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Hollywood tax breaks may be on cutting table

| Saturday, May 24, 2014, 9:00 p.m.

WASHINGTON — From Capitol Hill to state capitals, real-life Hollywood cliffhangers are being played out over tax breaks designed to woo the motion picture and television industry.

Lawmakers are re-evaluating the generous tax incentives they provide the film industry. Many say it's not worth the money, especially when governments are facing tight budgets and Hollywood is enjoying a record $35.9 billion in worldwide box office receipts — $10.9 billion alone from the United States and Canada.

“They're learning that the incentives don't live up to the claims of their proponents,” said Scott Drenkard, an economist for the Tax Foundation, a longtime critic of the breaks. “The main reason they are popular is they're a little bit sexy. They give politicians the ability to rub elbows with movie stars.”

The industry and its allies are fighting back, though, saying they bring jobs and tax revenues anytime they produce a movie or TV show in a U.S. location.

“Tax incentives are creating jobs and promoting economic activity,” said Vans Stevenson, the senior vice president for state government affairs at the Motion Picture Association of America. “You see so many success stories because there is a significant return on investment, and that is true across the country.”

Nationwide, the MPAA said, the television and film industry supported 1.9 million private-sector jobs and $43.1 billion in wages in 2011, the most recent figures available.

Thirty-nine states and Puerto Rico offer film and television production incentives. Ten states alone provide the film industry with $1.4 billion a year in tax breaks, according to a report that California's Legislative Analyst's Office released last month.

But some states now are saying “cut” to tax breaks.

Arizona, Idaho, Indiana, Iowa, Kansas, Missouri and Wisconsin have halted their incentive programs or left them without funding in their coming budgets, according to the National Conference of State Legislatures.

And incentive programs in other states might be on the verge of fading to black.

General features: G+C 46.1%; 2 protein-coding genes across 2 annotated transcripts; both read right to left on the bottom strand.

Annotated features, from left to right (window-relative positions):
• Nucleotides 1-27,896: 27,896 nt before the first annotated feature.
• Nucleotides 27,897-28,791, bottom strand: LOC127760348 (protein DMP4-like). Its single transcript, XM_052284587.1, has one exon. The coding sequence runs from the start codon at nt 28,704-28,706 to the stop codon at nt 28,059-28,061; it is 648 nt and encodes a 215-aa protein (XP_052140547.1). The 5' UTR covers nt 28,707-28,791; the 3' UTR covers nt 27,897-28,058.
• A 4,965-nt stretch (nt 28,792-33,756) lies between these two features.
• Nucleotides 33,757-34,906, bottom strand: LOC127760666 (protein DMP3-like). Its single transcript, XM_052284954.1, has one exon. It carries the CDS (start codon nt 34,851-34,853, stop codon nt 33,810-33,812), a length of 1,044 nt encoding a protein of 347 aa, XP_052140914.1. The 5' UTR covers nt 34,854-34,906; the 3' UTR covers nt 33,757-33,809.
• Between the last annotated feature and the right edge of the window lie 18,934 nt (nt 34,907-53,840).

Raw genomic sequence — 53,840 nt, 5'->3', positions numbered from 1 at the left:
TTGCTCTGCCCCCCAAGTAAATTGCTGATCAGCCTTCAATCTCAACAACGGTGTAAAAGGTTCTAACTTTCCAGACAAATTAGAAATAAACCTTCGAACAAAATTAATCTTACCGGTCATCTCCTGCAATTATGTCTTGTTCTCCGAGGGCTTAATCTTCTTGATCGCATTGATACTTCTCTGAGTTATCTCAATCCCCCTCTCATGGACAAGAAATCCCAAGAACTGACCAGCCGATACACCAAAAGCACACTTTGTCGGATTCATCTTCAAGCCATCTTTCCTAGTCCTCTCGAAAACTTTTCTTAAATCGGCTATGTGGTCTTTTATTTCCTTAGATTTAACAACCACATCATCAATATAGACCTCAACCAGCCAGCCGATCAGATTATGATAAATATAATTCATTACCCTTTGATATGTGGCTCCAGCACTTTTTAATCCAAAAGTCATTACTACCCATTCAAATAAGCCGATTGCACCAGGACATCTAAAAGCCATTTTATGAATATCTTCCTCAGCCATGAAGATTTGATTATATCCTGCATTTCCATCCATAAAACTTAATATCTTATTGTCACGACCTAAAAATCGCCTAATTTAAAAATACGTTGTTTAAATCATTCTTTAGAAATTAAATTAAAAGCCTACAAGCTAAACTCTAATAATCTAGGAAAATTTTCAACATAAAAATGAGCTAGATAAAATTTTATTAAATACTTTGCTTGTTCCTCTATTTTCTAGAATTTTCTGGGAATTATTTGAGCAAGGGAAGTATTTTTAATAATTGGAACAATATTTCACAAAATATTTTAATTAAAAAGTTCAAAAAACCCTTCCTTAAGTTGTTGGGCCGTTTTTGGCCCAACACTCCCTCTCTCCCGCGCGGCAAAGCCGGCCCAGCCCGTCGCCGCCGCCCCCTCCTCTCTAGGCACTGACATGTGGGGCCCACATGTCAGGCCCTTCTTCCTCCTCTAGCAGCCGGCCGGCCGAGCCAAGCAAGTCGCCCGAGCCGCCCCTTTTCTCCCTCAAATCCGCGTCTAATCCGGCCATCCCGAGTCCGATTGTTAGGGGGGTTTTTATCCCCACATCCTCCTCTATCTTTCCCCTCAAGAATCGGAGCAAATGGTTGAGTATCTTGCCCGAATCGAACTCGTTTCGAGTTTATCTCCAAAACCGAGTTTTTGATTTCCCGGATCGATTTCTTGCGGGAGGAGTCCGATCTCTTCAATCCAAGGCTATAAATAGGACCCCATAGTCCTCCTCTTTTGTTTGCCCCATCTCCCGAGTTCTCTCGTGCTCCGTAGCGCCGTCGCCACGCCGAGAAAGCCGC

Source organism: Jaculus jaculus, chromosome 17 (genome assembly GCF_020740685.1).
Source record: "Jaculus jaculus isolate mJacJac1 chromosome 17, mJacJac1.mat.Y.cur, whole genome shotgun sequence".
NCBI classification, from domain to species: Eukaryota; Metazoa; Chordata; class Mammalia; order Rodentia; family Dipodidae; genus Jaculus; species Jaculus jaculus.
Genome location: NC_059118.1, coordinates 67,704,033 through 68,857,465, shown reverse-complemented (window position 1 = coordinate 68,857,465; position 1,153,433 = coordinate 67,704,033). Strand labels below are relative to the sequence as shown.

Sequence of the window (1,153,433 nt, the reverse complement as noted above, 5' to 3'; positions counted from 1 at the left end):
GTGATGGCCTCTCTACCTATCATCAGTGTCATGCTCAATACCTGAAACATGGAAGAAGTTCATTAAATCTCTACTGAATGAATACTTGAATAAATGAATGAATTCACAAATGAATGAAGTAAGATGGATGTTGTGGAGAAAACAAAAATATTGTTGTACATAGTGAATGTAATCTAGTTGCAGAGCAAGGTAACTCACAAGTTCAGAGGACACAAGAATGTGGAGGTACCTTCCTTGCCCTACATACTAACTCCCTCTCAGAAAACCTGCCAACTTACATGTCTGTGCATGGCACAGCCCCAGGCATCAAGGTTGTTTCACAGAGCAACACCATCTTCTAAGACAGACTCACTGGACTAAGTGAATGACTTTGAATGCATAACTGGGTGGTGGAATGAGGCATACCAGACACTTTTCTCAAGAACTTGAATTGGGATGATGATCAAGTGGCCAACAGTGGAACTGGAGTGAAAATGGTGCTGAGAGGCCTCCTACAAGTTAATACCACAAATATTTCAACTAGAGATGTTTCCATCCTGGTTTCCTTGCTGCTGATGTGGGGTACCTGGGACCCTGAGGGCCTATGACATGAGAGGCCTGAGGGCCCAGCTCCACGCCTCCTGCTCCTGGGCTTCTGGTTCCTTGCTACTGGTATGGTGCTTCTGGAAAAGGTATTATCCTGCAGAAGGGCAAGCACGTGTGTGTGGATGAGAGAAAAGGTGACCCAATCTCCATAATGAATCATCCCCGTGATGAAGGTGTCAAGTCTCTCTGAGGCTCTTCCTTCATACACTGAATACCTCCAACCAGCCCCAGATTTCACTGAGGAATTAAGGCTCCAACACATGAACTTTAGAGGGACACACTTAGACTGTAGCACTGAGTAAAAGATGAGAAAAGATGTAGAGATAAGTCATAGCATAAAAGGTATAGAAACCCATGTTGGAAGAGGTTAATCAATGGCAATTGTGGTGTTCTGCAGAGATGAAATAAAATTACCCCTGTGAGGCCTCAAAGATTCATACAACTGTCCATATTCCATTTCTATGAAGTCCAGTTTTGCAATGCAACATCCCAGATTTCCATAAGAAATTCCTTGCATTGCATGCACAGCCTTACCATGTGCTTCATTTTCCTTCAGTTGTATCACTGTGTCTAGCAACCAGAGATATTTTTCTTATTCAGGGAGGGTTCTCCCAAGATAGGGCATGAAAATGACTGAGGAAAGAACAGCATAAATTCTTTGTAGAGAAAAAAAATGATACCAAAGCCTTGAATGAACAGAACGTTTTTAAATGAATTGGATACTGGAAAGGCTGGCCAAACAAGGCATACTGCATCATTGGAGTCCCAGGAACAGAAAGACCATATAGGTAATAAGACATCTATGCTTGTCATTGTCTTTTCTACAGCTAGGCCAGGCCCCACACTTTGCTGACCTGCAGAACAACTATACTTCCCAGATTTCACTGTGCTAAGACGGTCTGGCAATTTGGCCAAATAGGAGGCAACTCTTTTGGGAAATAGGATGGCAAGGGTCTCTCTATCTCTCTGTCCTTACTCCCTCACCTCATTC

North Carolina has been one of Hollywood's most aggressive suitors, attracting big-ticket films such as “Iron Man 3” and “The Hunger Games” and television series such as CBS's “Under the Dome,” NBC's “Revolution” and Fox's “Sleepy Hollow.”

Now, however, its legislature is reconsidering its incentive program, which provides producers with 25 percent refunds on in-state spending up to $20 million.

“Some of the credits have a return on investment, and some don't,” said state Rep. Rick Catlin, a Republican. “We're already in the hole, and we're trying to find money to give teachers a raise. We're going to have to compromise to extend the film credits.”

Industry executives contend the film business has been a boon to North Carolina, responsible for 4,200 full-time jobs, 15,000 part-time jobs and $160 million of goods and services sold locally.

In Maryland, lawmakers had tried to curb tax breaks for Netflix's popular political drama “House of Cards.”

The show's producers let loose a hardball power play seemingly right out of the playbook of Francis Underwood, the series' main character, played by Kevin Spacey.

The producers abruptly threatened to take their lights, camera and economic action elsewhere. The state reconsidered and came up with $11.5 million in tax incentives and state grants to keep the show in Maryland.

Even California is debating the tax credits.

Some legislators, including Republican gubernatorial candidate Tim Donnelly, propose expanding California's $100 million tax-incentive program.

“We shouldn't be following and trailing behind places like Georgia and Louisiana and Canada,” Donnelly said. “It's time to bring Hollywood home.”

But Neel Kashkari, Donnelly's Republican primary opponent, balks at the idea.

“I know that other states are subsidizing movies now, up to 30 percent of the cost of a movie, which is silly economic policy,” Kashkari told The Sacramento Bee. “If other states or other countries are going to do silly things, then let them do silly things.”

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